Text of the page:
The following neighborhood groups were recognized for going above and beyond in their efforts to improve their neighborhoods:
Coventry Moms Club
The Coventry Moms Club has approximately 85 members and 120 children that socialize at 2-3 activities per week such as educational field trips, picnics and family outings. The intent is to provide opportunities to create community by bringing families together that live near each other. The CMC is not exclusive to moms - they include dads too!
Green Valley Ranch Community Association
In October, the Green Valley Ranch Community Association sponsored the Nevada Wild Fest held at the City of Henderson Pavilion. The event benefitted the Lili Claire Foundation, an organization that assists children and families affected by neurogenetic conditions. Recognizing that the Pavilion is within GVR, the community showed its support for this worthy cause by widely publicizing the event in the monthly newsletter and encouraging residents to volunteer at the event.
Lake Mead Estates HOA
This community of 15 parcels was originally developed with the intent of becoming an HOA. Due to issues beyond the residents’ control, the developer went out of business, the proper paperwork was never filed and the HOA was not formed.
Earlier this year, D.R. Horton, a builder that owns numerous lots within the subdivision, contacted the homeowners and introduced the benefits of an HOA. Formation would be a daunting task - 100% of community needed to be in agreement on all aspects of the agreement. At first, most were in opposition; however, through effort and a strong sense of collaboration, consensus was reached. In September, the articles of incorporation were filed with the Nevada Secretary of State and the Lake Mead Estates HOA was formed.
Mission Paradise Rural Alliance (MPRA)
The MPRA was reorganized two years ago with a new board and a new outlook. Since then, this neighborhood group has consistently reached out to its 480 plus residents to understand their concerns. They produce quarterly newsletters and have developed email communication with over 210 residents. Additionally, the MPRA has partnered with the City on many projects, including three successful neighborhood cleanups, installation of an asphalt walkway, “all way” stop signs and LED lights.
Partnering with the City, Sentosa held “dumpster days” for their residents to dispose of unwanted items. Residents were responsive to these events, which help keep the property appealing at no charge to the neighborhood. Additionally, responsible financial oversight allowed for no increase in dues for 2012, while maintaining the community’s secure and solvent in the face of adverse real estate issues.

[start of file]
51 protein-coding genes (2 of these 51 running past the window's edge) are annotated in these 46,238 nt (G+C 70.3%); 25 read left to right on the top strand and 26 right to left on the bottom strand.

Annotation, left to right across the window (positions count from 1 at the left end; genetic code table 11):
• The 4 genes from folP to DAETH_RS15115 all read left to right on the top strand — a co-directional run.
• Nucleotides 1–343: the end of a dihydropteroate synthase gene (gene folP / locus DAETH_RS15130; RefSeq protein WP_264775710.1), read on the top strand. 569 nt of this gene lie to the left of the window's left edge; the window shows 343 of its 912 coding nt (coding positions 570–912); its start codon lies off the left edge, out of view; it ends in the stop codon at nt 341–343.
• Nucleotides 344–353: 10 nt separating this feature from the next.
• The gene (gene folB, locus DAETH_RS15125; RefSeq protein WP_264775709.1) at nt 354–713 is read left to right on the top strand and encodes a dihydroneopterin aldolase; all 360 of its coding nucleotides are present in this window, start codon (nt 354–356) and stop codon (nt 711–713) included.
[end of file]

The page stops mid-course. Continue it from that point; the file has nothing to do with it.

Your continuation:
Sunridge Heights Homeowners’ Association
Responding to residents’ concerns, the Sunridge Heights HOA installed pet waste stations. The board worked with the City to obtain a Neighborhood Enhancement Grant, allowing the improvements to be done with significantly less fiscal impact.
Village II (Bluffs Village) Community Association
The Bluffs Village Board of Directors understands that they’re not just board members; they’re homeowners as well. By instituting a rigorous approval process for all new projects, they have been able to keep dues low while improving their neighborhood, even in the face of increased foreclosures.
The Village Green HOA
“Home is where the heart is” and the Village Green HOA has plenty of heart! Over the past six years, the board has been emphasizing community, respect for others, and being neighborly, reasonable and understanding in their dealings. It has proven successful as most of the 99 homeowners are on a first name basis!
A welcome committee meets with all new residents - both owners and renters. Throughout the year, the HOA sponsors barbeques and potluck luncheons.
Besides a six year active Neighborhood Watch program, the community also has ride sharing for shopping, doctor visits and social outings. A babysitting program, along with planned visits to the Veterans’ Home in Boulder City, is handled by a number of the active elderly, whose experience, love and wisdom permeates everything they do for others.
Resident participation in a decision making is encouraged. Board members and other interested homeowners are interested are encouraged to attend classes offered by the Ombudsman’s Office and Community Association Institute. If there is any cost associated with these classes, the association pays the bill – not the homeowners.
Whitney Ranch HOA
With association dues at only $20 per month, Whitney Ranch has managed to keep their community well maintained even during trying financial times. Through sound financial management, they have converted their common areas to drought tolerant landscaping and are able to hold two picnics per year for residents. Board members make sure to attend City meetings to stay informed of important issues facing the community.